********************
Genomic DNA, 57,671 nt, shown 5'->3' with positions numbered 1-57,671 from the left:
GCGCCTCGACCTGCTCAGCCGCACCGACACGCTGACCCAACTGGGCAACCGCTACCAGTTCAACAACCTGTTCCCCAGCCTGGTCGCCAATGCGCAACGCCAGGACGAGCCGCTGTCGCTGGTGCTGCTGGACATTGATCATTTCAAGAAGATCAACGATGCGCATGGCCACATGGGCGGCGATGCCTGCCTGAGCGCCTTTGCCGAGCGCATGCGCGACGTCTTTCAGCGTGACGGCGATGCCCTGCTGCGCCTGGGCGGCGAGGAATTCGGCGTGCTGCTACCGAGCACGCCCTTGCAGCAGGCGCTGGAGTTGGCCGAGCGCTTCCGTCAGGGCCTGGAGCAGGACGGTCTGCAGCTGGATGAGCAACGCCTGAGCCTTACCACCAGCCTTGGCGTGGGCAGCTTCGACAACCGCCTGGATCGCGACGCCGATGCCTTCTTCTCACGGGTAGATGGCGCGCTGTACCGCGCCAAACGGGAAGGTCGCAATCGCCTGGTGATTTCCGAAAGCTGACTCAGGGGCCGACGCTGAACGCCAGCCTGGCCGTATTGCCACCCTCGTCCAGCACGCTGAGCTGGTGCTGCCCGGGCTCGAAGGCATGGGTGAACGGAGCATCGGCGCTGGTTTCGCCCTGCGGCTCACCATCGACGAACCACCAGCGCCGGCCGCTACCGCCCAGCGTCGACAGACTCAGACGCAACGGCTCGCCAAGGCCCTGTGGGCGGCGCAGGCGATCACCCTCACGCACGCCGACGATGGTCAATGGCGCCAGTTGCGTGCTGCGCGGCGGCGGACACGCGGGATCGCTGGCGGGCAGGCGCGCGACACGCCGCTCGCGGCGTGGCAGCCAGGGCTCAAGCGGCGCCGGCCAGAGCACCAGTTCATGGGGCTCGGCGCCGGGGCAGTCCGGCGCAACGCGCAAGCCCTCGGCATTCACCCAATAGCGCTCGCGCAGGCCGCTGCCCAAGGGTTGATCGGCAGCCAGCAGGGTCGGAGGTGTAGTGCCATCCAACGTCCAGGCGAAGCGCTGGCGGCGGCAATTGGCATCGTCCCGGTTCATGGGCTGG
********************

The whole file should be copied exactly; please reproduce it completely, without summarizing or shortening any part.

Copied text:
Genomic DNA, 57,671 nt, shown 5'->3' with positions numbered 1-57,671 from the left:
GCGCCTCGACCTGCTCAGCCGCACCGACACGCTGACCCAACTGGGCAACCGCTACCAGTTCAACAACCTGTTCCCCAGCCTGGTCGCCAATGCGCAACGCCAGGACGAGCCGCTGTCGCTGGTGCTGCTGGACATTGATCATTTCAAGAAGATCAACGATGCGCATGGCCACATGGGCGGCGATGCCTGCCTGAGCGCCTTTGCCGAGCGCATGCGCGACGTCTTTCAGCGTGACGGCGATGCCCTGCTGCGCCTGGGCGGCGAGGAATTCGGCGTGCTGCTACCGAGCACGCCCTTGCAGCAGGCGCTGGAGTTGGCCGAGCGCTTCCGTCAGGGCCTGGAGCAGGACGGTCTGCAGCTGGATGAGCAACGCCTGAGCCTTACCACCAGCCTTGGCGTGGGCAGCTTCGACAACCGCCTGGATCGCGACGCCGATGCCTTCTTCTCACGGGTAGATGGCGCGCTGTACCGCGCCAAACGGGAAGGTCGCAATCGCCTGGTGATTTCCGAAAGCTGACTCAGGGGCCGACGCTGAACGCCAGCCTGGCCGTATTGCCACCCTCGTCCAGCACGCTGAGCTGGTGCTGCCCGGGCTCGAAGGCATGGGTGAACGGAGCATCGGCGCTGGTTTCGCCCTGCGGCTCACCATCGACGAACCACCAGCGCCGGCCGCTACCGCCCAGCGTCGACAGACTCAGACGCAACGGCTCGCCAAGGCCCTGTGGGCGGCGCAGGCGATCACCCTCACGCACGCCGACGATGGTCAATGGCGCCAGTTGCGTGCTGCGCGGCGGCGGACACGCGGGATCGCTGGCGGGCAGGCGCGCGACACGCCGCTCGCGGCGTGGCAGCCAGGGCTCAAGCGGCGCCGGCCAGAGCACCAGTTCATGGGGCTCGGCGCCGGGGCAGTCCGGCGCAACGCGCAAGCCCTCGGCATTCACCCAATAGCGCTCGCGCAGGCCGCTGCCCAAGGGTTGATCGGCAGCCAGCAGGGTCGGAGGTGTAGTGCCATCCAACGTCCAGGCGAAGCGCTGGCGGCGGCAATTGGCATCGTCCCGGTTCATGGGCTGG